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Home > Cricket > India's tour of South Africa 2006 > Report


Indian bowlers keep Proteas in check

Prem Panicker | January 04, 2007 16:10 IST

Scorecard

The morning session produced one of Test cricket's simple joys: a duel to the death between a combative leg spinner and an attacking left hand batsman.

Speaking before the start of play, members of the Star Sports commentary team had wondered at Anil Kumble's performance on the second evening. 12 overs for 39 runs without a wicket told part of the story; the problem was an over-eagerness to break through, that saw the leggie trying too hard and, as so often happens at such times to him, dragging the ball down too quick and too flat, drifting too often to leg and beyond.

He was trying a bit too hard, Greg Chappell said before the start; he needs to cool off a little.

On the third morning, Kumble was Mr Cool -- taking his time between deliveries, slowing himself down, tossing the ball up a lot more and giving it a healthy tweak to give it turn, and the occasional surprising bounce. And that set up the contest: Graeme Smith, by now batting close to the best he has ever been, took the leggie on, working him with the turn smoothly off his pads, standing back when the length was shorter to force against the angle, and dancing down to pick the bowler right out of the rough for a glorious on drive -- a shot that spoke to the tremendous confidence the batsman was feeling.

At that point, Kumble was bowling around the wicket to the left-hander, coming close to the stumps, looking for straight lines around off to bring the ball in to the stumps. The leg before seemed the best mode of dismissal that line was intended to achieve.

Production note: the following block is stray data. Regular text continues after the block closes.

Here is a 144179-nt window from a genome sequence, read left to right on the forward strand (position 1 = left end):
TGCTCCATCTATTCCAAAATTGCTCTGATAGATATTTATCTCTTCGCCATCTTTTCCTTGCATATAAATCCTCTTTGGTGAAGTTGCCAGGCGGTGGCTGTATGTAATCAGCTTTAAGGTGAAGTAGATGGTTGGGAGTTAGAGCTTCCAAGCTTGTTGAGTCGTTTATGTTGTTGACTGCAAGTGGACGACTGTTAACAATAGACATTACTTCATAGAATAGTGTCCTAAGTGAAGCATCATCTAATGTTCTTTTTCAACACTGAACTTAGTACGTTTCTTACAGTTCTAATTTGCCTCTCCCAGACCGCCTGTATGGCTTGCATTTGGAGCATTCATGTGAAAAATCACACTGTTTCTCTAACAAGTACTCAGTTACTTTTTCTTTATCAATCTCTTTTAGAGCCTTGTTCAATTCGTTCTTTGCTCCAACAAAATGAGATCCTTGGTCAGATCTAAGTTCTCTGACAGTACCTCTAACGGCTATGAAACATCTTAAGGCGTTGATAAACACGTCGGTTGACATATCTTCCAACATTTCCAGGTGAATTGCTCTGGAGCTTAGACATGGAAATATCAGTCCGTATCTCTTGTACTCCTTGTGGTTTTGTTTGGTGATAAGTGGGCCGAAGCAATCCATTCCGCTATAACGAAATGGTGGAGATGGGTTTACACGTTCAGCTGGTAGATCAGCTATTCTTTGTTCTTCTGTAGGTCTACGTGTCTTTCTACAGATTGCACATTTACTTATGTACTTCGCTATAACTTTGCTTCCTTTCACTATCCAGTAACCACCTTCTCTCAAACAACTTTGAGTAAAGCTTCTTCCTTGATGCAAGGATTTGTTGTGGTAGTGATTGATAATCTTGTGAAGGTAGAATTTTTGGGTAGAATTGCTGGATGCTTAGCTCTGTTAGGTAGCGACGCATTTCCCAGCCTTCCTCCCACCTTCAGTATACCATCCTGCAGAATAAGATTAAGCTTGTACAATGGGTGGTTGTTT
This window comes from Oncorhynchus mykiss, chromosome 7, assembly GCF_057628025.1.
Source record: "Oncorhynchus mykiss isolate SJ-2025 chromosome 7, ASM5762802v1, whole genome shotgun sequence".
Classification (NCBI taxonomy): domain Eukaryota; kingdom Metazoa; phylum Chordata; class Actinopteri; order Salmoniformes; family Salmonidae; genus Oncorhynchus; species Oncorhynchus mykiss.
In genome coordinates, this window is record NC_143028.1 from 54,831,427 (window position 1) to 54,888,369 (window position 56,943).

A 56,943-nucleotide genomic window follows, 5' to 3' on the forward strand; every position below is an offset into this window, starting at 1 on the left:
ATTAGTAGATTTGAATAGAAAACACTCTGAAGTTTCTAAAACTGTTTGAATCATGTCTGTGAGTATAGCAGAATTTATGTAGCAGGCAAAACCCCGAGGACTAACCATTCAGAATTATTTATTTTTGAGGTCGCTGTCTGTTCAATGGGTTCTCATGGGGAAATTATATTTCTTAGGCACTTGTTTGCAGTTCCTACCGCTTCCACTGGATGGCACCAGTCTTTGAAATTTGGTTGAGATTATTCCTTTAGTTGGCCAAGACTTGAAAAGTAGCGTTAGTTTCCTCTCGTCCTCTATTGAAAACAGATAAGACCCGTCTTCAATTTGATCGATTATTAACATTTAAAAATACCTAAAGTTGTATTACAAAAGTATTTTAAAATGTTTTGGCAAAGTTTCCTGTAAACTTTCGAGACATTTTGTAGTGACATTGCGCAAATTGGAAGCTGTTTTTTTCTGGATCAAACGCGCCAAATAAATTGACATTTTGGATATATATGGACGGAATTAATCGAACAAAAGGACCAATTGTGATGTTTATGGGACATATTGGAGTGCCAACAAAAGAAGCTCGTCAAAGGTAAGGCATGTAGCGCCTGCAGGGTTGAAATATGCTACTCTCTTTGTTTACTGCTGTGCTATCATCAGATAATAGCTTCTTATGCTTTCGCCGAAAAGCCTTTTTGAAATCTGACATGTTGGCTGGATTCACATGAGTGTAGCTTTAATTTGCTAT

Halfway through the 49th over, Kumble changed tack. He took to swinging very wide of the crease, sending the ball down at a far more acute angle to the southpaw, forcing him to square up and setting him up for either the jumping leg break or the google to find the edge. Smith began to look fidgety -- through that over and the first four balls of the next, he kept looking for the productive forcing shot, with the turn, off his pads but found himself stymied by the change in angle. Yet, that same angle made it more imperative for the shot to work: he could no longer afford to go back and force; the rough was too dangerous to drive against the turn on the off, so the on side was the only place runs could be had.

Smith fell into the trap: to the 5th ball of the 51st over he went for the shot anyway, reaching around and driving at it. The angle meant reduced control over the shot; the ball was a touch in the air and dropping when Virender Sehwag, at mid on, dove to his left to pull off a great catch (Sehwag this series has made a habit of taking great catches; this is the second time a stunner has sent Smith back).